“His forms are highly inventive and wonderfully dramatic,” Hildebrant observed. “He was quite wonderful in exploiting the character of the site. His wood detailing is unequaled in its luxuriance. He handles wood details in an unexpressed elegance.”
Over the next three decades, Zema designed a total of 10 homes on Mercer Island. Although each is unique, the homes exemplify Zema’s Northwest and Japanese-inspired style. The houses are built in harmony with their wooded surroundings. Because Zema valued the site of a home as much as its structure, his designs aimed to integrate the two. He disliked basements, preferring to build houses elevated from the earth on supporting beams. This structure allowed for Japanese-style landscaping around the home, or simply helped preserve the site’s natural ecosystem.
Ron Reeder and Judy Roan share Zema’s affinity for Japanese aesthetics. Like the Luptons, the Island couple hired Zema to design their North-end home. Unlike the Luptons, when Reeder and Roan contacted Zema in 1991, he was well into retirement, living on Whidbey Island with his wife. But Reeder and Roan were old friends of Zema’s, and so they were able to convince the retiree to go ahead with the project. Theirs was the last home that Zema designed.
“We absolutely felt lucky to get his last house,” Roan said. “We met him in the 1970s at the Japanese antique store he owned in Seattle. We shopped there and talked with him often. When we approached him years later to design our house, well, it was a bit of a long dance. He’d been retired for 14 years. But in the end, he embraced the idea.”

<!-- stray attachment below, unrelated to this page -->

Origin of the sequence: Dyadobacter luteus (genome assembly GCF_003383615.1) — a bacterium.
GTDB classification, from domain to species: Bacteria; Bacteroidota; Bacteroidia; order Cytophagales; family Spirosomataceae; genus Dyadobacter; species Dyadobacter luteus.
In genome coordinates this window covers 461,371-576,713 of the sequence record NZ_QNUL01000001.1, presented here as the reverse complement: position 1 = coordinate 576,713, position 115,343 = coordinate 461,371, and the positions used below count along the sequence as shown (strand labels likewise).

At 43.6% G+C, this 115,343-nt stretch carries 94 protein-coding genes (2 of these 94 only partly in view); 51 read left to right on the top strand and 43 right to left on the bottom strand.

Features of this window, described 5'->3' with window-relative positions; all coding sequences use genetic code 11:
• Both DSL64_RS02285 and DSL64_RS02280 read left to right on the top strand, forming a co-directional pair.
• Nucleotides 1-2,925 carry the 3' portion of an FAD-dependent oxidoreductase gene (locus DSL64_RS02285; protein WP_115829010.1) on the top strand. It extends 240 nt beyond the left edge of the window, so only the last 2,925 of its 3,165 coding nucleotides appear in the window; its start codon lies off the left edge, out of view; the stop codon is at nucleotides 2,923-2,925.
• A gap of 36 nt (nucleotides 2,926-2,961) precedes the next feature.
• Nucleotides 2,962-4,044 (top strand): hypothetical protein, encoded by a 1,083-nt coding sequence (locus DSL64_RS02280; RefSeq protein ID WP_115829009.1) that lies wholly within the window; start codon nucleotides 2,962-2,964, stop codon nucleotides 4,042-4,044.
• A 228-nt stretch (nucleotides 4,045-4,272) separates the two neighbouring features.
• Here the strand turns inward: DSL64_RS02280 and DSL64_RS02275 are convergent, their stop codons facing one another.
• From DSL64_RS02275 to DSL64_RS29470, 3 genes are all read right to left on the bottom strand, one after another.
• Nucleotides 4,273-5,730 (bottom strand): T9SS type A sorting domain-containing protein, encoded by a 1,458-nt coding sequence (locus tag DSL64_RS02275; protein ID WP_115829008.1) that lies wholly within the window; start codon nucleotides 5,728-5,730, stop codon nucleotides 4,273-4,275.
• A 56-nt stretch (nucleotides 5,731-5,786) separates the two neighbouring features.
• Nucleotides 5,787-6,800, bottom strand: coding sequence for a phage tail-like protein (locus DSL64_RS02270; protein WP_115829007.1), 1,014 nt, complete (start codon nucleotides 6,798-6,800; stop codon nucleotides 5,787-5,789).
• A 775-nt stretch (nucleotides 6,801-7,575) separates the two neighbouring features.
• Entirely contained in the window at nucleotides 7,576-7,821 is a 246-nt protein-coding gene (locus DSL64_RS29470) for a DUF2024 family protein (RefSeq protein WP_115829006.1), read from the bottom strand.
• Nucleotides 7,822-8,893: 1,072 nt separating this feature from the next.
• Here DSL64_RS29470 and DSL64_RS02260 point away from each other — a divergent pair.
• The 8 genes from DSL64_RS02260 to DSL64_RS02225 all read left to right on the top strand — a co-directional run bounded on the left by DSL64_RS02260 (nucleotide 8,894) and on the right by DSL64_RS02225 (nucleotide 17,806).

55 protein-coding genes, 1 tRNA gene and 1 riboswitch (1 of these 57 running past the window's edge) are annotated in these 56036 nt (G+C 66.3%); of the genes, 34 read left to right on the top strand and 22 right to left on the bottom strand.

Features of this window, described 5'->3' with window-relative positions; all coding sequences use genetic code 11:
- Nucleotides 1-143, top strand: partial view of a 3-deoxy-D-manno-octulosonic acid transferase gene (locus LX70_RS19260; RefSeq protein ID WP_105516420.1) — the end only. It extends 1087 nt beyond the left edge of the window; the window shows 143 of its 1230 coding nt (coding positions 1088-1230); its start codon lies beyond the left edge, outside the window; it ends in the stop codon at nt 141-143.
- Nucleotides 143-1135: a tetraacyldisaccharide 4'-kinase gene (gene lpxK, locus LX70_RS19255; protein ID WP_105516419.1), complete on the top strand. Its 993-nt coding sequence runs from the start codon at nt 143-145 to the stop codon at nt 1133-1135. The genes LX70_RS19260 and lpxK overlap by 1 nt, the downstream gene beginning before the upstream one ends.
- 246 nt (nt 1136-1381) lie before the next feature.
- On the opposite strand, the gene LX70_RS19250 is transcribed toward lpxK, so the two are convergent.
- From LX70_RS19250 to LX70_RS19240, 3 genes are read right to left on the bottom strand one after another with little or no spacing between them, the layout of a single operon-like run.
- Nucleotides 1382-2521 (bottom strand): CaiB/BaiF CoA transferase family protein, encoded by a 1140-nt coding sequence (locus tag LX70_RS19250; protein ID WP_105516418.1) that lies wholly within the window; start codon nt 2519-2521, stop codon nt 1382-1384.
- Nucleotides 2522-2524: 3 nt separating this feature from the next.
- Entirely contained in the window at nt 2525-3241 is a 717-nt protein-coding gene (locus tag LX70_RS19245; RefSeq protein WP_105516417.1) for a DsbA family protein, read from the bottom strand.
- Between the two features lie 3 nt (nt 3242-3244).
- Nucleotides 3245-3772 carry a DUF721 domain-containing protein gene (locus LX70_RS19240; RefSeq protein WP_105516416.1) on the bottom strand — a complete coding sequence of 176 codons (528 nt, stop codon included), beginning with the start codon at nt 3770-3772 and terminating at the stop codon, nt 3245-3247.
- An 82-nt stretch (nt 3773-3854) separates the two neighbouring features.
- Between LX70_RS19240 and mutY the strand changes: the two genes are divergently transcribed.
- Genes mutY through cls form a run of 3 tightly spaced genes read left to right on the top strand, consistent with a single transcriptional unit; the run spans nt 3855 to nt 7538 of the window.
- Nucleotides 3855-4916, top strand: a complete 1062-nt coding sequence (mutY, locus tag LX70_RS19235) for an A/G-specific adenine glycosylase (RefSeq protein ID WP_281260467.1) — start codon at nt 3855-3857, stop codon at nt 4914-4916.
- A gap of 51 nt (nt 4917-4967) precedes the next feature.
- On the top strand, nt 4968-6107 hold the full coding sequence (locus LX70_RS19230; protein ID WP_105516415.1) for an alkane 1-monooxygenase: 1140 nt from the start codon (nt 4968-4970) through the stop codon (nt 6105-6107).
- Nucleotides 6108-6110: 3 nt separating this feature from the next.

The house is quintessential Japanese, with Zema’s characteristic wood-beamed ceilings — modeled after Japanese farm houses — sliding “shoji” paper doors, and a sloped roof of interlocking tiles. Perhaps most breathtaking about the Island couple’s residence is the Japanese garden that surrounds it: a manmade stream cascades down from a Japanese tea house and into a pond below. Lush green ferns are shaded by the occasional bonsai tree. Smooth gray stones are stacked artistically on top of each other. A regal Japanese gate welcomes guests into this eden of serenity.
“It’s a Japanese house modernized for Western living,” Reeder said, adding that, as a passionate carpenter, he added oriental overtones to Zema’s original work. “He let me put the Japanese details in. I did a lot of the woodwork and put in the shoji [sliding doors]. It was a good collaboration.”
Every so often, Reeder said, Zema and his wife would come over for dinner. The architect would comment on Reeder’s Japanese craftsmanship; sometimes complementing it, other times arguing in favor of his own aesthetic. Zema was known for his strong character and stubbornness. It’s one of the many things that Reeder, steadfast himself, respects about Zema.
“Whenever he and his wife came over, Gene would start rearranging our furniture,” Reeder recalled with a laugh. “We’re both strong-minded people, so we got along quite well.”
Hildebrant also admires Zema for his self-confidence. This trait helped Zema reach his full potential, the UW professor said.
To this day, Hildebrant asserts, Zema’s work is the best to come from the “Northwest School,” which included Seattle architects such as Paul Kirk and Ralph Anderson. The movement lasted into the mid-1970s and then faded. Post modernism took over, followed by late/rich modernism, according to Hildebrant. But in all these years, the UW professor added, Zema’s style has yet to been rivaled.
“Time has passed that school by,” he said. “It’s a pity because Zema’s influence is nowhere to be seen.”